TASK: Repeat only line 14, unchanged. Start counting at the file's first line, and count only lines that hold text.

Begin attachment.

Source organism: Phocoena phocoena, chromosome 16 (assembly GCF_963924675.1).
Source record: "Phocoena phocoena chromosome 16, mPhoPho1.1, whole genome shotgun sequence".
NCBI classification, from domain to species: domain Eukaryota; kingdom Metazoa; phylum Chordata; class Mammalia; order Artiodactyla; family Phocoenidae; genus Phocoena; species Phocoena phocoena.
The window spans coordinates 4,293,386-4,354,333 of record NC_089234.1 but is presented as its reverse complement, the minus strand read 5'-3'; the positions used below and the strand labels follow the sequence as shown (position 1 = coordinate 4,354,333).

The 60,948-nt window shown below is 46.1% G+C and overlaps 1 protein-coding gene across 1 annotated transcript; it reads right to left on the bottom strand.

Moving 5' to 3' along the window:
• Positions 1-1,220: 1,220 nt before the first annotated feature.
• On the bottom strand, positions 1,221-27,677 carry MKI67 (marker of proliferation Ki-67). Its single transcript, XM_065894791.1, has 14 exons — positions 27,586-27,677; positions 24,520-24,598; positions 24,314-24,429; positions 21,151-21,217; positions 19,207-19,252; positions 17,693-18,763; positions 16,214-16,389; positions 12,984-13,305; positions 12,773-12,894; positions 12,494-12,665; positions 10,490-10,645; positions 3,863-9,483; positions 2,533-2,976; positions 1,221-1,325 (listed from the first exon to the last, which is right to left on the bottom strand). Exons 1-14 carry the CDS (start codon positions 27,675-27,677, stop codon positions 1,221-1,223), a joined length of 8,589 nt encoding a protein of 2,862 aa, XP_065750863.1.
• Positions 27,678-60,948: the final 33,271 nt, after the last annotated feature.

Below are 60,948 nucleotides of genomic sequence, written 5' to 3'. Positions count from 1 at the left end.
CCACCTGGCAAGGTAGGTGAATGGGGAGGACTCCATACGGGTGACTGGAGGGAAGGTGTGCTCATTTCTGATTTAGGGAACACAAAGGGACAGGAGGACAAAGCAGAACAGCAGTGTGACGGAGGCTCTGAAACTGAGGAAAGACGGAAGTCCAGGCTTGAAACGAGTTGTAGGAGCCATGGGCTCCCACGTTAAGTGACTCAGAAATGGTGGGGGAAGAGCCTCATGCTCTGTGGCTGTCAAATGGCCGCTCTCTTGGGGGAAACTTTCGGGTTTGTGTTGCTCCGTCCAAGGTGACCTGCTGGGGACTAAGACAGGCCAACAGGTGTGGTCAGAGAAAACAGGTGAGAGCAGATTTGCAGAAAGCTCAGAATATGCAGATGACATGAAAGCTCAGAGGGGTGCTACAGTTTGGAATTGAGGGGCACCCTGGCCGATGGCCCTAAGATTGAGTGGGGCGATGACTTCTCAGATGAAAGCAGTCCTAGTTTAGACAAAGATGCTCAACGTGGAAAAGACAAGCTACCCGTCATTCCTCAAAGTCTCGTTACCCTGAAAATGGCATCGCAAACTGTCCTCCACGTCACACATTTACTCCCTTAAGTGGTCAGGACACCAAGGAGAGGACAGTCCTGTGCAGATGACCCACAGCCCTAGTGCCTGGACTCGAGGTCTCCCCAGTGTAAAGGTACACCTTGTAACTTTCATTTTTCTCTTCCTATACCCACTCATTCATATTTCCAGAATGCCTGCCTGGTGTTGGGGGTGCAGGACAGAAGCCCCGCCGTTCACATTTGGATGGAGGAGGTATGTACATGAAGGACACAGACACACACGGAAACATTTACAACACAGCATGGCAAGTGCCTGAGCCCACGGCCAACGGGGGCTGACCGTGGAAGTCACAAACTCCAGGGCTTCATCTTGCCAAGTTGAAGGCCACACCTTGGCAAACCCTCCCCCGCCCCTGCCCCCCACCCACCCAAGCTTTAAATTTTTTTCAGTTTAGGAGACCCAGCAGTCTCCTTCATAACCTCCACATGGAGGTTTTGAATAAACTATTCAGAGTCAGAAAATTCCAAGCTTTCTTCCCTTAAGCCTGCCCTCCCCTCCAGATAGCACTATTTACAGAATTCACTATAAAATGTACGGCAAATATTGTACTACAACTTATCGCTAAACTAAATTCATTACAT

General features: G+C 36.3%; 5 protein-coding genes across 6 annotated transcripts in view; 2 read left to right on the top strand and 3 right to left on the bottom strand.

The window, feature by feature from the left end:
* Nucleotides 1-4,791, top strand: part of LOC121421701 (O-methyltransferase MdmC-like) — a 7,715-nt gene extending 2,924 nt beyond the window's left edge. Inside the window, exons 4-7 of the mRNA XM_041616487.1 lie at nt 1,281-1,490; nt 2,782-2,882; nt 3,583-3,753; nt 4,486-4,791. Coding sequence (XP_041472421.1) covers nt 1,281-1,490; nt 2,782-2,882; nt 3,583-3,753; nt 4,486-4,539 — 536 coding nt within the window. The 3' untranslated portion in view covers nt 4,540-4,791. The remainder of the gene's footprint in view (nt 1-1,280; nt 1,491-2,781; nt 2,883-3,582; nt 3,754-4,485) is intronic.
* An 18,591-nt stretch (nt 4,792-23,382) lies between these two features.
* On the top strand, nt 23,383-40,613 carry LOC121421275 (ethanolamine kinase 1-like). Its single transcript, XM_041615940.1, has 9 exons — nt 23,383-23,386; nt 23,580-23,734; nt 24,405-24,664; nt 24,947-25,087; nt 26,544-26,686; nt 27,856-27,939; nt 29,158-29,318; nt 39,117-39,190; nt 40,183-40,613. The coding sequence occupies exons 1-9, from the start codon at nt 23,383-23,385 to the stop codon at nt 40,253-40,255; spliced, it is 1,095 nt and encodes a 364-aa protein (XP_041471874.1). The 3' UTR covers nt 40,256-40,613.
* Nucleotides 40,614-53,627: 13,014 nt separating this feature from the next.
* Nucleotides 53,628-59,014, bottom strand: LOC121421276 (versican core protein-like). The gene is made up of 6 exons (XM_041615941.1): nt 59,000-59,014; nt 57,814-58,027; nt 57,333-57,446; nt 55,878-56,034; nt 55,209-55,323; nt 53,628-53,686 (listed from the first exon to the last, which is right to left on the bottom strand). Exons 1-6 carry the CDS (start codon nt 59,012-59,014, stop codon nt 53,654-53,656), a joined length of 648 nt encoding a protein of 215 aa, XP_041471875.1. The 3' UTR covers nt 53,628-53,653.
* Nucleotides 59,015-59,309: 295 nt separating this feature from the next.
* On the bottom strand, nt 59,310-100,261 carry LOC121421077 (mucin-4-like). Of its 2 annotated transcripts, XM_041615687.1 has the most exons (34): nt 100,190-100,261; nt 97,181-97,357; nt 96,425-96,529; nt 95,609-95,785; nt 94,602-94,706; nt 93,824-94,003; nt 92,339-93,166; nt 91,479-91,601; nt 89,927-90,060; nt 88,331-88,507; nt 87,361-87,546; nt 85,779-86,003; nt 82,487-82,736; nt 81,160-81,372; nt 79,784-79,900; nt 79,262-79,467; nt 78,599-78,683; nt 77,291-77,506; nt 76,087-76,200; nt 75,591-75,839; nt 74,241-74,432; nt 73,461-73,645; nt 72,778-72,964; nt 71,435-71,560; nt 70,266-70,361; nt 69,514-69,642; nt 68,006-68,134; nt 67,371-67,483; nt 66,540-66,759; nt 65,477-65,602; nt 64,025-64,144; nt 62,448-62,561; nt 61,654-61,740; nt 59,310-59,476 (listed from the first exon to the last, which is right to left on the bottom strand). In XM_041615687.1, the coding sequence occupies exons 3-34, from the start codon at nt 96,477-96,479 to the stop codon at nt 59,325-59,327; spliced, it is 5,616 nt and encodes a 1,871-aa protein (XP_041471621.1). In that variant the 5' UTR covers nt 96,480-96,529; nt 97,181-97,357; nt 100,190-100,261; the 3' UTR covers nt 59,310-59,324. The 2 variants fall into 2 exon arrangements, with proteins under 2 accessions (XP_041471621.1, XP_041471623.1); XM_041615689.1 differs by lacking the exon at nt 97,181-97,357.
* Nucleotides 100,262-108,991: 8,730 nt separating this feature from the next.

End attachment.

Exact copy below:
* Nucleotides 1-4,791, top strand: part of LOC121421701 (O-methyltransferase MdmC-like) — a 7,715-nt gene extending 2,924 nt beyond the window's left edge. Inside the window, exons 4-7 of the mRNA XM_041616487.1 lie at nt 1,281-1,490; nt 2,782-2,882; nt 3,583-3,753; nt 4,486-4,791. Coding sequence (XP_041472421.1) covers nt 1,281-1,490; nt 2,782-2,882; nt 3,583-3,753; nt 4,486-4,539 — 536 coding nt within the window. The 3' untranslated portion in view covers nt 4,540-4,791. The remainder of the gene's footprint in view (nt 1-1,280; nt 1,491-2,781; nt 2,883-3,582; nt 3,754-4,485) is intronic.